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For My Business

< R10m annual turnover

For My Business

> R10m annual turnover

Please select


For My Business

< R10m annual turnover

For My Business

> R10m annual turnover

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Corporates + Public Sector

Corporate Public Sector

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Budgeting


If I budgeted I could've bought...

Do you find yourself in the same situation?

We know that budgeting sounds complicated and a little intimidating but a budget is simply a plan that helps you see how much money you get every month, where it is spent and how much you plan to save.

 

Know what you can afford


These five easy steps will get you started in drawing up a budget:

Distinguish between your needs and your wants.



List your sources of income.



List your expenses, including what you need to save.



Subtract your expenses from your income to see what you have left.



Keep track of your monthly expenses by updating your budget regularly.



Distinguish between your

needs &
wants

  • Each person's needs and wants are different. An accountant needs a laptop, but for many people, it would be something they want to have.
  • Needs are things that you cannot do without. These generally include food, water, housing and basic clothing.
  • Wants are those things that we would like to have, or that are nice to have, but we do not need them to survive. They are often called luxuries and include cigarettes, alcohol, sweets, a new cellphone and a new bedroom suite.
  • To set up an accurate budget be honest about what you really need and what you want.

What is your monthly


income?

Income is any money you receive on a regular basis. You might earn income from various sources including: salary or wages, a social government grant, stipends, allowances (from family or friends) or child maintenance. Income also includes money from a business where you sell items, money received from renting out a room or running a guest house.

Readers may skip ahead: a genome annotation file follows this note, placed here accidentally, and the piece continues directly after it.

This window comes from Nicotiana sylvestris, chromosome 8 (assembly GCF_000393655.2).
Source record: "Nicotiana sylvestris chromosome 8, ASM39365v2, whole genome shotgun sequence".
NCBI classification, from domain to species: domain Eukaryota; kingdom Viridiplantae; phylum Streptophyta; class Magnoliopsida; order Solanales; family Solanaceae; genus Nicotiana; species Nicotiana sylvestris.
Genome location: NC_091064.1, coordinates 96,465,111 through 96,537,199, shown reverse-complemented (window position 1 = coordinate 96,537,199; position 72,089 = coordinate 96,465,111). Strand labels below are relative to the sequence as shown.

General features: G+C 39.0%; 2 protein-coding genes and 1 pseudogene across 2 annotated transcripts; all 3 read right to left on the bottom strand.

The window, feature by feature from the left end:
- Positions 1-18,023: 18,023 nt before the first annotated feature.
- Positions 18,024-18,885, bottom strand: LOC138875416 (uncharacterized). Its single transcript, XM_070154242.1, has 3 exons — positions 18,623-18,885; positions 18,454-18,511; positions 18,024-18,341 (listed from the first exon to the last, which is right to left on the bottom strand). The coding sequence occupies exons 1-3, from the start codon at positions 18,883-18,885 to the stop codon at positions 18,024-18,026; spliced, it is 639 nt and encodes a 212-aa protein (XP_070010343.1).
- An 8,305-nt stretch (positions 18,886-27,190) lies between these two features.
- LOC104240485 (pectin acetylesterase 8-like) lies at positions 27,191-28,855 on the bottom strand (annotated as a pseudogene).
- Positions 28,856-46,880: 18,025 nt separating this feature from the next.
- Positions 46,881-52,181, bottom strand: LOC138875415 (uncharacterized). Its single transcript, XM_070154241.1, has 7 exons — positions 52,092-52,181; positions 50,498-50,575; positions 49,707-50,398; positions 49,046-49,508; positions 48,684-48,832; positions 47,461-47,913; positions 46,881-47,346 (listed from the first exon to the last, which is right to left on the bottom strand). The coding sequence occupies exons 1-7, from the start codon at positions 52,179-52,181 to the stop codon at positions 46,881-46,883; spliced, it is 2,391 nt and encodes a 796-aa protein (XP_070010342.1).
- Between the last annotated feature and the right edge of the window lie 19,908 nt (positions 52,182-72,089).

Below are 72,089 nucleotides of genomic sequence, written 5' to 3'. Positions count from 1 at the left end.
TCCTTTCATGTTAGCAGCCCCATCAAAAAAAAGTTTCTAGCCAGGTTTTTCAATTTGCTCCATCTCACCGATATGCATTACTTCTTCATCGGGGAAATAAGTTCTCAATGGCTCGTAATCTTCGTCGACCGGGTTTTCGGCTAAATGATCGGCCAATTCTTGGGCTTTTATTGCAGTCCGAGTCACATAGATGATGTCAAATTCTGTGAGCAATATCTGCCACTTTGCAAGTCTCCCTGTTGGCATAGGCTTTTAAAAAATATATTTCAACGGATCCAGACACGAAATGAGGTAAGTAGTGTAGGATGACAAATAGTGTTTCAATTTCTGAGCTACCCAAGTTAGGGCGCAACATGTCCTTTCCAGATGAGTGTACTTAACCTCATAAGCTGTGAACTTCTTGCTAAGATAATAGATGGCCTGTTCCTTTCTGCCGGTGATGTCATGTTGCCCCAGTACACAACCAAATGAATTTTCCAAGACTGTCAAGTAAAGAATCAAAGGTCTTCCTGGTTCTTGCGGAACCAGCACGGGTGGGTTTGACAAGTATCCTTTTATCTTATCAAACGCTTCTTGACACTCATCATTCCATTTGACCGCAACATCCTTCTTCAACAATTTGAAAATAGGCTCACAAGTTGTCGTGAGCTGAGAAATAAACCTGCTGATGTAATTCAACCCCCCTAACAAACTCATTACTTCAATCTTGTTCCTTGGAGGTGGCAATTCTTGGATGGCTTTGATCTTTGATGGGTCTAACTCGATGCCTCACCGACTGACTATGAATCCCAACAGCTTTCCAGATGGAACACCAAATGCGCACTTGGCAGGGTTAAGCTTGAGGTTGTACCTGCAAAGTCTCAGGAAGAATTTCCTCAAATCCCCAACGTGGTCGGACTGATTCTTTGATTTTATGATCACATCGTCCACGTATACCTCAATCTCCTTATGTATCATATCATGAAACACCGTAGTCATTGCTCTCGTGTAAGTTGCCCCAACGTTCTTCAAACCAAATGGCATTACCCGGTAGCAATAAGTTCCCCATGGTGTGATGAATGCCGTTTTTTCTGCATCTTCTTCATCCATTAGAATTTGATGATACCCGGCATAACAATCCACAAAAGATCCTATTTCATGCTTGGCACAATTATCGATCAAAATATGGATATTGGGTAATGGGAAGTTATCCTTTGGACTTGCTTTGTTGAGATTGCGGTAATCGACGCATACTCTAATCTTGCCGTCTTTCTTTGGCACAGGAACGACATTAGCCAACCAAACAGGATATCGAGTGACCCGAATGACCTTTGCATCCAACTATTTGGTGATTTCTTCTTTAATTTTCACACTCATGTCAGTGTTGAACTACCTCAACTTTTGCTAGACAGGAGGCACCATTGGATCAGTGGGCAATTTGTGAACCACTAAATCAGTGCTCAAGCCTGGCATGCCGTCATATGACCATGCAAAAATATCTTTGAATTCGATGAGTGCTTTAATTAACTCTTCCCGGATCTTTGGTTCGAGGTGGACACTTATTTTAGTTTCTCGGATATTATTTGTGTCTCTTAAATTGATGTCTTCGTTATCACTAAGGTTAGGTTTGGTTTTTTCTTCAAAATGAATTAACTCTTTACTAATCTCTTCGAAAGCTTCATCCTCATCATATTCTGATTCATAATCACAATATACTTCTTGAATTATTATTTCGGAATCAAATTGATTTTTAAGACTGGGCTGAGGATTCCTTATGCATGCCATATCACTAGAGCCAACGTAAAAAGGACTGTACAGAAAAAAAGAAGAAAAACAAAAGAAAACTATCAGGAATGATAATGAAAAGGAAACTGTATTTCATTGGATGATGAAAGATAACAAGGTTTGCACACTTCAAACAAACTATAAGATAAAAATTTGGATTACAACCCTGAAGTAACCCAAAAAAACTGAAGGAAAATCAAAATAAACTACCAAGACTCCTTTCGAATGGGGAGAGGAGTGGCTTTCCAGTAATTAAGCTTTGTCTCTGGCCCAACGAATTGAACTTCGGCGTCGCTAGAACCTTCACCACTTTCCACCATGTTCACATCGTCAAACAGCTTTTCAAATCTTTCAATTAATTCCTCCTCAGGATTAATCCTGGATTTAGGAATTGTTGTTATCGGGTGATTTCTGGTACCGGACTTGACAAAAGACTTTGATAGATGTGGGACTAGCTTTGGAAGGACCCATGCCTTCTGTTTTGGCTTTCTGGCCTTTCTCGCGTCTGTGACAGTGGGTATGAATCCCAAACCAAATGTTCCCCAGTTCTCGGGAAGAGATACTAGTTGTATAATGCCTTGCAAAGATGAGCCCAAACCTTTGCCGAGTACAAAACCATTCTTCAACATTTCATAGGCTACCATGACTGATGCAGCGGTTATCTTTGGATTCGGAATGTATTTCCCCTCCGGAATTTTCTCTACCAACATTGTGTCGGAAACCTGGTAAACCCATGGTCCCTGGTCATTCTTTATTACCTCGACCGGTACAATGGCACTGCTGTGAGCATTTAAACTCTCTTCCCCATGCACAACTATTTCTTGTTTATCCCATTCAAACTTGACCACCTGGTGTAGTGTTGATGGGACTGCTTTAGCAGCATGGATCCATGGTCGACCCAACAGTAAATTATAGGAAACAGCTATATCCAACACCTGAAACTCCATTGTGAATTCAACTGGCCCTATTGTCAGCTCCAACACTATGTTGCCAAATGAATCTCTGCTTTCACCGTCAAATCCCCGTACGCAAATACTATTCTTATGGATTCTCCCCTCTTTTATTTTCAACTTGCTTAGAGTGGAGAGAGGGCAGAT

It can also be money received from offering a service like baking, sewing, looking after children, braiding people's hair or offering a taxi service.

 
 

Fixed expenses

The amount you pay does not change frequently and payments are made regularly (e.g. monthly) including rent or bond repayments, school fees, insurance premiums and car repayments.

 
 

Variable expenses

Expenses you pay every month but they
change depending on your usage, for
example: airtime/data, electricity, water, groceries, public transport or fuel for your vehicle.

 
 

Saving

Saving is essential and should always be listed on your budget as an expense. If you wait to see what is left at the end of the month, you will not save anything. Saving also ensures you are prepared for life's emergencies.

 

Tips to reach your


budget

  • When you need to cut down on certain expenses, it is usually easier to cut down on variable expenses, especially variable wants.
  • Budgeting isn't a once-off activity, you should revisit your budget regularly as your income or expenses change.
  • Prioritise saving in your budget by listing it as a fixed expense. Savings often get lost in the overall budgeting process simply because of overspending.
  • Focus on keeping within your budget. By managing your expenses you reduce the likelihood of your expenses exceeding your income. By keeping track of where your money is going you can get back on track as soon as possible, if you do go over budget.